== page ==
Friend 2: The Legacy
Nolan (Paul Walker) rushes his wife, Abigail (Genesis Rodriquez), to a hospital in New Orleans because she's in labor, albeit five weeks before her expected delivery date. She dies while giving birth to their prematurely born daughter who must put in a ventilator to survive. The stakes escalate when Hurricane Katrina arrives, stranding Nolan alone with his daughter in a hospital room as flood waters rise. Without electricity, he has to crank a generator to keep the ventilator on for a maximum of 3 minutes each time. His food supply runs very low with only some candy and a little deli meat that a hospital employee graciously gives to him. The clock is ticking as his chances of survival diminish every minute.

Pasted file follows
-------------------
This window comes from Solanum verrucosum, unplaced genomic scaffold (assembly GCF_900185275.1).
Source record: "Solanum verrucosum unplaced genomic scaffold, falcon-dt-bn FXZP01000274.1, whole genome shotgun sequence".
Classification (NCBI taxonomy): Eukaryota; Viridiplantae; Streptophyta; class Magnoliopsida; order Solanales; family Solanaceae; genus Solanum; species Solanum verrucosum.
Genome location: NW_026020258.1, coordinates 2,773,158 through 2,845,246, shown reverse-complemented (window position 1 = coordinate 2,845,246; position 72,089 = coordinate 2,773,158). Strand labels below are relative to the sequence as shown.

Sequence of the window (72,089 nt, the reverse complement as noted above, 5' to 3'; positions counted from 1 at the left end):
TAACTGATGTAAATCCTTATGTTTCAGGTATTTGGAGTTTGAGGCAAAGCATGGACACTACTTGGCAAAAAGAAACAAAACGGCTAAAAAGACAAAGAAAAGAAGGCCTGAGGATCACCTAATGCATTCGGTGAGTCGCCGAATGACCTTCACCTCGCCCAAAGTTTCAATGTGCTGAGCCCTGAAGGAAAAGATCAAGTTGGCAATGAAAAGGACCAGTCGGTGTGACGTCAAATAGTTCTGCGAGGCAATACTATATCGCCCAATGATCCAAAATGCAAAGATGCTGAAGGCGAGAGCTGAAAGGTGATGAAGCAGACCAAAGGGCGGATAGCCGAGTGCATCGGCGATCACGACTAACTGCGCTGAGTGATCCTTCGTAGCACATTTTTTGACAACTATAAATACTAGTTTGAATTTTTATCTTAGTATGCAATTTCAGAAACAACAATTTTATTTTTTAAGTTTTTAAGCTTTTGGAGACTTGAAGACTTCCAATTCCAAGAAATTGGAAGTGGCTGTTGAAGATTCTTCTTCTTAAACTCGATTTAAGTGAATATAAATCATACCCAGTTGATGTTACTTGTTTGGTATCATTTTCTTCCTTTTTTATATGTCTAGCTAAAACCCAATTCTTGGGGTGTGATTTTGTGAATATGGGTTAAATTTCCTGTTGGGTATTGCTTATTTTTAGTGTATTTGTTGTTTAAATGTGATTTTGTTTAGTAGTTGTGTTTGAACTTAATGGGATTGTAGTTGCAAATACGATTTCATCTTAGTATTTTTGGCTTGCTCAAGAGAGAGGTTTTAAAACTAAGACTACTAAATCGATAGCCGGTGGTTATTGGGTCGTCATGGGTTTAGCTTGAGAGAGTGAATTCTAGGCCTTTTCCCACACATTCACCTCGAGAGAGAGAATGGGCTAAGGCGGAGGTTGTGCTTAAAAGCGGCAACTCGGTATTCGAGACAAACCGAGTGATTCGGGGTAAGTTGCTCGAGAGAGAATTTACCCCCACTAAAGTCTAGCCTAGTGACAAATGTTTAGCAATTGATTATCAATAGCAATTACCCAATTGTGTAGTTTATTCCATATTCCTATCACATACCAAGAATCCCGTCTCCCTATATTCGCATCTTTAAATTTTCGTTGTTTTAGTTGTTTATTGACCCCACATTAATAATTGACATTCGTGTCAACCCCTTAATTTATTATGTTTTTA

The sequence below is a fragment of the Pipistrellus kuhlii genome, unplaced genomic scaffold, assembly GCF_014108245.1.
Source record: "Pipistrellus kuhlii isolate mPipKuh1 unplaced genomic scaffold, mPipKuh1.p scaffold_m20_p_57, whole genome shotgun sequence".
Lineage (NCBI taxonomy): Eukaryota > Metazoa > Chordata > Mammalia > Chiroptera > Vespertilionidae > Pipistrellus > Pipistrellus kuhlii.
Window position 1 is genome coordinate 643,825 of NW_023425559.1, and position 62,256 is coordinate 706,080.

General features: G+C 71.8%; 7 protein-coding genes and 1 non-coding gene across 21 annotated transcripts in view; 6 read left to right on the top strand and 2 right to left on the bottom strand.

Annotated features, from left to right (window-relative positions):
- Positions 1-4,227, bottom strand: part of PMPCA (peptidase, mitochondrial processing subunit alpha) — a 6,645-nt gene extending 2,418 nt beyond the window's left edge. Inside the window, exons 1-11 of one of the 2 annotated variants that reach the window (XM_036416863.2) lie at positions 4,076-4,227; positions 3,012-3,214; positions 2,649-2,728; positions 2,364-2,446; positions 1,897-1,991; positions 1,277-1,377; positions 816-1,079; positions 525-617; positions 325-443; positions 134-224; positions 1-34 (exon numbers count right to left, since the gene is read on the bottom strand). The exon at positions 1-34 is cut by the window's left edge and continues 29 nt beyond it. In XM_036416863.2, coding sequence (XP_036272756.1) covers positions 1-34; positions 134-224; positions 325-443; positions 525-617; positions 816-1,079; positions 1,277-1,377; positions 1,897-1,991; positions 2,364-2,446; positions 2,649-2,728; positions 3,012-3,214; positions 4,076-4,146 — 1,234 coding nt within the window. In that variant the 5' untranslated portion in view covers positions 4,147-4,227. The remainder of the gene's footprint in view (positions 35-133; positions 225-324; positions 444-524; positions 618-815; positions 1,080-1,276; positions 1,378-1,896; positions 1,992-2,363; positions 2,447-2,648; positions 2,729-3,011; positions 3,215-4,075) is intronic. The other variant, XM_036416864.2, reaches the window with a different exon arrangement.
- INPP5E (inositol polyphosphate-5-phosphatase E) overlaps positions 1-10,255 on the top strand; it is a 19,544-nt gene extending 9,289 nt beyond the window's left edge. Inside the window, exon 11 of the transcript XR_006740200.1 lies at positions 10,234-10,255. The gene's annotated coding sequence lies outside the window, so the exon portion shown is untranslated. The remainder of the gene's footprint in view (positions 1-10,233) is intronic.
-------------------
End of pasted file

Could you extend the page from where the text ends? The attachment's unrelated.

Writer/director Eric Heisserer has written a lean thriller that takes place in primarily one location with an actor who must carry the film's weight on his shoulders. For the most part, Paul Walker does a commendable job of carrying that weight convincingly. Those of you who are familiar of him from the Fast & the Furious blockbusters will be especially pleased to know that he has some range as an actor. Here he finally gets the chance to cry, and he does so without hamming it in; no other film besides Hours has given him an emotionally meaty role before, so kudos to the casting director for taking a risk that pays off so well. To say that Paul Walker gives the best performance of career is no hyperbole.